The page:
Something very odd is happening at Disney. In a matter of weeks, the company will release Pete’s Dragon, a live-action remake of the famed childhood story of a young boy and his enormous, flying friend. From a marketing standpoint, its a very safe bet and could do very well, but there’s one thing that sticks out, at least for me, and that’s the director, David Lowery. Those who keep up with the American independent cinema will no doubt remember Lowery as the filmmaker behind Ain’t Them Bodies Saints, a bewitching, beautiful neo-Western that featured Casey Affleck and Rooney Mara as violent lovers torn apart by his sudden arrest. In terms of subject matter, the two films could not be more dissimilar, and yet Disney must have seen Lowery’s hard-to-miss formal gifts and gave him the job.
Similar instances of intelligent, daring filmmakers pairing with the Mouse House have been popping up with some level of frequency, the strangest of these partnerings being Queen of Earth director Alex Ross Perry penning the script for a live-action Winnie the Pooh. In contrast, no project may be more promising than Ava DuVernay‘s adaptation of Madeleine L’Engle‘s beloved A Wrinkle in Time, which the director took on not long after the rumors of her meeting with Marvel about Black Panther dissipated. And DuVernay’s adaptation just got an added kick with the casting of Oprah Winfrey as, yes, Mrs. Which, which only adds to the anticipation for a film written by Frozen writer-director Jennifer Lee and directed by the woman behind Selma.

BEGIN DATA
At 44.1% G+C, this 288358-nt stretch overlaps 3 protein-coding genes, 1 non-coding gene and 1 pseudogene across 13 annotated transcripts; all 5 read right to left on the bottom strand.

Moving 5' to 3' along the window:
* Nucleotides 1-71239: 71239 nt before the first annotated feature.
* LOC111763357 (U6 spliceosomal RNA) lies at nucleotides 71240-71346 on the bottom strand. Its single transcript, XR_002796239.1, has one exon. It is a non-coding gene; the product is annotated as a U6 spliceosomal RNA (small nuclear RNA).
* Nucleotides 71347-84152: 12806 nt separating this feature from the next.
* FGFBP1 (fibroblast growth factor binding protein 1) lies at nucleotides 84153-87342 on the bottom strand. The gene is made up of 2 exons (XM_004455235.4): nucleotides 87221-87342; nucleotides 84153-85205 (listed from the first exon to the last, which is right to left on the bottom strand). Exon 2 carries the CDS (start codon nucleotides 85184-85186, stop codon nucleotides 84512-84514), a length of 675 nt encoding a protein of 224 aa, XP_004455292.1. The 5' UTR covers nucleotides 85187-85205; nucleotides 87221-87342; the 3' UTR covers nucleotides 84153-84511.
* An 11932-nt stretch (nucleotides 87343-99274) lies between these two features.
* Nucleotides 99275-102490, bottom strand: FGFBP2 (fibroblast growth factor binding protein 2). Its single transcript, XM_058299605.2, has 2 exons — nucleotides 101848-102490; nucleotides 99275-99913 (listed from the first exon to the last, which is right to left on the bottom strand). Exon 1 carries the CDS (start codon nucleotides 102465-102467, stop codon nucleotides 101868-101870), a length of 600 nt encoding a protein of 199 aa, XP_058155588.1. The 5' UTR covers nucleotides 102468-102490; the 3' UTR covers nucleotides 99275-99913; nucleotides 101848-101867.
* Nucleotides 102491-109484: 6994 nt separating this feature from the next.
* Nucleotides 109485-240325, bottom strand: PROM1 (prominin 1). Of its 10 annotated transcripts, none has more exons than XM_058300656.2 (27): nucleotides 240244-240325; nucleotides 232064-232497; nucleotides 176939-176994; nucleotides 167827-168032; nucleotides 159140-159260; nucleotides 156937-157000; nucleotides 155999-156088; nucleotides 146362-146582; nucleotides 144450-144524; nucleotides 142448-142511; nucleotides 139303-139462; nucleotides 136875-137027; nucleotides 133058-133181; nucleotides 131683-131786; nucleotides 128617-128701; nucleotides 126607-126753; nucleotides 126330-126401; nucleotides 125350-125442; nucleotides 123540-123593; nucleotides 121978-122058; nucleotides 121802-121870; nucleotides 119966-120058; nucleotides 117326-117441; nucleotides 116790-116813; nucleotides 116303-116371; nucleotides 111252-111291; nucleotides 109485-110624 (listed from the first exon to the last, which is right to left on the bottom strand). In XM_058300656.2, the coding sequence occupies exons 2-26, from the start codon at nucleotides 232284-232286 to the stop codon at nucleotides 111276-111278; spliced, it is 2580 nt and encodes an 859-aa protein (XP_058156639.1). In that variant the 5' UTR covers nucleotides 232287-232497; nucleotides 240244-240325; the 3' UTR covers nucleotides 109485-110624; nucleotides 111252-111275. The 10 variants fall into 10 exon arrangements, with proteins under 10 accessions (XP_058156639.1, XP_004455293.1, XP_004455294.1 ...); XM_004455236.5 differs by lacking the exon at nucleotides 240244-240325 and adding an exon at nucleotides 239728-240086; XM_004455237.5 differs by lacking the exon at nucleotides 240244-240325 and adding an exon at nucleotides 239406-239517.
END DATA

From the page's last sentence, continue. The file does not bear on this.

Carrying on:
Selma, of course, also featured Winfrey in a harrowing dramatic turn and the iconic talk-show host has been making quite the impression as a performer in her recent work. Most people remember her best from Steven Spielberg‘s problematic yet deeply felt The Color Purple, but her real triumph as an actress thus far was undoubtedly in Lee Daniels‘ massively undervalued masterwork, The Butler, in which she played the depressed wife of the titular White House servant, played by Forrest Whitaker. In the role of Mrs. Which, she might very well out-due herself but for right now, I’m just glad to see Winfrey taking on substantive roles in such ambitious projects, the same way I’m glad to see Disney handing over big-budget work to young, ambitious filmmakers.